One of the purposes of the plan of redemption is to cause us to cease trusting in our own works of righteousness. Luke 16:15; 2 Timothy 1:9; Galatians 2:16; Titus 3:4-7; Romans 3:27, 28; Hebrews 4:10. The reason is that the only works of righteousness that we can do ourselves without Christ are sin. Isaiah 64:6; Romans 14:23; Luke 18:11, 12; Mark 7:6-13. God intends to daily change our sinful hearts, then Christ produces His works in us. Our faith will be full of good works for "faith without works is dead." Isaiah 26:12; 1 Corinthians 15:31; Galatians 2:20; 5:22, 23; James 2:20-22. Christ's work of righteousness in our hearts renewed by the Holy Spirit becomes our righteousness. Revelation 19:8.




When, by faith, the sinner comes to Christ as he is and confesses his sins, then the merits of Christ's life are credited in his behalf, and he is freely pardoned through the merits of the blood of Christ. 1 John 1:9; Romans 3:23-26, 31; 5:1, 9, 10, 16-19; Galatians 2:16; 3:24; 2 Corinthians 5:19, 21.


"All that man can possibly do toward his own salvation is to accept the invitation, 'Whosoever will, let him take the water of life freely.' No sin can be committed by man for which satisfaction has not been met on Calvary. Thus the cross, in earnest appeals, continually proffers to the sinner a thorough expiation (MS 50, 1900)." The SDA Bible Commentary, vol. 6, p. 1071.


"When God pardons the sinner, remits the punishment he deserves, and treats him as though he had not sinned, He receives him into divine favor, and justifies him through the merits of Christ's righteousness. The sinner can be justified only through faith in the atonement made through God's dear Son, who became a sacrifice for the sins of the guilty world. No one can be justified by any works of his own. He can be delivered from the guilt of sin, from the condemnation of the law, from the penalty of transgression, only by virtue of the suffering, death, and resurrection of Christ. Faith is the only condition upon which justification can be obtained, and faith includes not only belief but trust." —Selected Messages, vol. 1, p. 389.


"Faith is the condition upon which God has seen fit to promise pardon to sinners; not that there is any virtue in faith whereby salvation is merited, but because faith can lay hold of the merits of Christ, the remedy provided for sin. Faith can present Christ's perfect obedience instead of the sinner's transgression and defection. When the sinner believes that Christ is his personal Saviour, then, according to His unfailing promises, God pardons his sin, and justifies him freely. The repentant soul realizes that his justification comes because Christ, as his substitute and surety, has died for him, is his atonement and righteousness."—Selected Messages, vol. 1, pp. 366-367.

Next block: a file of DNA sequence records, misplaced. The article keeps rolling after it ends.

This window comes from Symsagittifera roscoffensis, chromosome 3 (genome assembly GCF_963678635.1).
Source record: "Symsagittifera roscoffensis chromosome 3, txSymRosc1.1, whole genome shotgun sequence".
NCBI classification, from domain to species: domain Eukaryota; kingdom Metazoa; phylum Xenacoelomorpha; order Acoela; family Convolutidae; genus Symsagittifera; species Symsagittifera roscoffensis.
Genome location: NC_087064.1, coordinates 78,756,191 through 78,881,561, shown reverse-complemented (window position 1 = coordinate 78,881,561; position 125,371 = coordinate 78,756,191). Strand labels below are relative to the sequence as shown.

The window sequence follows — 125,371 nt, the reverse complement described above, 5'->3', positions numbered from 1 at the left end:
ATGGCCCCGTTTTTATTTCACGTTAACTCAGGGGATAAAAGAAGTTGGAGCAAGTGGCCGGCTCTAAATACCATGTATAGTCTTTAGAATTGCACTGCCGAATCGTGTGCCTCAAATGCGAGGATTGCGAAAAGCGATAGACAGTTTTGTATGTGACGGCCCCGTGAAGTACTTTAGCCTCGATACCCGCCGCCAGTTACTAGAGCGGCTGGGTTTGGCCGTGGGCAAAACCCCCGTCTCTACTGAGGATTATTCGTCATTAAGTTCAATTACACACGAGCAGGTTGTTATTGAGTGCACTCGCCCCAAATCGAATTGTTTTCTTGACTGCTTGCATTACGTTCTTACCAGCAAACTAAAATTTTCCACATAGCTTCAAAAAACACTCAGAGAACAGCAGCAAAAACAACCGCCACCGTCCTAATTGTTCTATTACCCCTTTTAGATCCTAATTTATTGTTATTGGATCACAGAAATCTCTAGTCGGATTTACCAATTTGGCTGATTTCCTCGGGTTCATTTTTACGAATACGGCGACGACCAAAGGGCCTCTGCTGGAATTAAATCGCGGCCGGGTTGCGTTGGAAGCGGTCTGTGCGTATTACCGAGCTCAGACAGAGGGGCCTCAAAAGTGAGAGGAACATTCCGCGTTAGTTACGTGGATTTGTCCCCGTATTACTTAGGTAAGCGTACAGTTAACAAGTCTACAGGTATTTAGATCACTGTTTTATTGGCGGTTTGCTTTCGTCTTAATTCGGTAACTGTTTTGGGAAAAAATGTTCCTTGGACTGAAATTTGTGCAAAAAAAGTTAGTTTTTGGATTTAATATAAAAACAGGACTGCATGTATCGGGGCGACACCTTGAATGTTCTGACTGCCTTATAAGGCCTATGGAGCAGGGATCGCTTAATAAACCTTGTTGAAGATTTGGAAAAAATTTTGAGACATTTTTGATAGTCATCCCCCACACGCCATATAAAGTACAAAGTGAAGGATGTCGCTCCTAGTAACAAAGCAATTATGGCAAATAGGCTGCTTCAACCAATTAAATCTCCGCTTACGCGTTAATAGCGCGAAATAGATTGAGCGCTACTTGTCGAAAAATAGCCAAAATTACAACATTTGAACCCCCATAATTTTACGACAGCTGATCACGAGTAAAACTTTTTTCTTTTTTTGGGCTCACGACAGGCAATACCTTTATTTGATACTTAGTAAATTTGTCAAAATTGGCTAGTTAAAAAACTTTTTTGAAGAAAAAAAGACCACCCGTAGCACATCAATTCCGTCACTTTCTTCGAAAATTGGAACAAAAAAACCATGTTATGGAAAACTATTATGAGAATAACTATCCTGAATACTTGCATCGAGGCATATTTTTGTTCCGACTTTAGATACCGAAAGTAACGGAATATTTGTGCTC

"True faith and true prayer—how strong they are! They are as two arms by which the human suppliant lays hold upon the power of Infinite Love."—Gospel Workers, p. 259.


"Through the same faith we may receive spiritual healing. By sin we have been severed from the life of God. Our souls are palsied. Of ourselves we are no more capable of living a holy life than was the impotent man capable of walking. There are many who realize their helplessness, and who long for that spiritual life which will bring them into harmony with God; they are vainly striving to obtain it. In despair they cry, 'O wretched man that I am! who shall deliver me from this body of death?' Rom. 7:24, margin. Let these desponding, struggling ones look up. The Saviour is bending over the purchase of His blood, saying with inexpressible tenderness and pity, 'Wilt thou be made whole?' He bids you arise in health and peace. Do not wait to feel that you are made whole. Believe His word, and it will be fulfilled. Put your will on the side of Christ. Will to serve Him, and in acting upon His word you will receive strength. Whatever may be the evil practice, the master passion which through long indulgence binds both soul and body, Christ is able and longs to deliver. He will impart life to the soul that is 'dead in trespasses.' Eph. 2:1. He will set free the captive that is held by weakness and misfortune and the chains of sin."—The Desire of Ages, p. 203.


"This mercy and goodness is wholly undeserved. The grace of Christ is freely to justify the sinner without merit or claim on his part. Justification is a full, complete pardon of sin. The moment a sinner accepts Christ by faith, that moment he is pardoned. The righteousness of Christ is imputed to him, and he is no more to doubt God's forgiving grace."—Reflecting Christ, p. 78.


"What is justification by faith? It is the work of God in laying the glory of man in the dust, and doing for man that which it is not in his power to do for himself."—Testimonies to Ministers, p. 456.


"Justification means the saving of a soul from perdition, that he may obtain sanctification, and through sanctification, the life of heaven. Justification means that the conscience, purged from dead works, is placed where it can receive the blessings of sanctification."—SDA Bible Commentary, vol. 7, p. 908.


"Christ has made a way of escape for us. He lived on earth amid trials and temptations such as we have to meet. He lived a sinless life. He died for us, and now He offers to take our sins and give us His righteousness. If you give yourself to Him, and accept Him as your Saviour, then, sinful as your life may have been, for His sake you are accounted righteous. Christ's character stands in place of your character, and you are accepted before God just as if you had not sinned."—Steps to Christ, p. 62.